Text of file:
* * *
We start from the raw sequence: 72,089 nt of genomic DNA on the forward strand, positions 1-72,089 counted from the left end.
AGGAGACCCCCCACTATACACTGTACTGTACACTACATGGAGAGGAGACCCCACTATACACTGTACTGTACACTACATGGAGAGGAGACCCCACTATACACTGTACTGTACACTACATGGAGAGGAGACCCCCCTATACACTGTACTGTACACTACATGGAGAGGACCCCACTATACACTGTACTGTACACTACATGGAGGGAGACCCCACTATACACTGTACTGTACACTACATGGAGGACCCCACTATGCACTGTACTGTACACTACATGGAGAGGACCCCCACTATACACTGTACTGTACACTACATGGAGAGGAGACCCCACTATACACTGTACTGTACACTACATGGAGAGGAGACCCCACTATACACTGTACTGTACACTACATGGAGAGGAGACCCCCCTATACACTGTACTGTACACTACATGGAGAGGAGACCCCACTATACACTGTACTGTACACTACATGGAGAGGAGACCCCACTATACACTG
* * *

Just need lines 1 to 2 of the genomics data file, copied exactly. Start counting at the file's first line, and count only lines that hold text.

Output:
We start from the raw sequence: 72,089 nt of genomic DNA on the forward strand, positions 1-72,089 counted from the left end.
AGGAGACCCCCCACTATACACTGTACTGTACACTACATGGAGAGGAGACCCCACTATACACTGTACTGTACACTACATGGAGAGGAGACCCCACTATACACTGTACTGTACACTACATGGAGAGGAGACCCCCCTATACACTGTACTGTACACTACATGGAGAGGACCCCACTATACACTGTACTGTACACTACATGGAGGGAGACCCCACTATACACTGTACTGTACACTACATGGAGGACCCCACTATGCACTGTACTGTACACTACATGGAGAGGACCCCCACTATACACTGTACTGTACACTACATGGAGAGGAGACCCCACTATACACTGTACTGTACACTACATGGAGAGGAGACCCCACTATACACTGTACTGTACACTACATGGAGAGGAGACCCCCCTATACACTGTACTGTACACTACATGGAGAGGAGACCCCACTATACACTGTACTGTACACTACATGGAGAGGAGACCCCACTATACACTG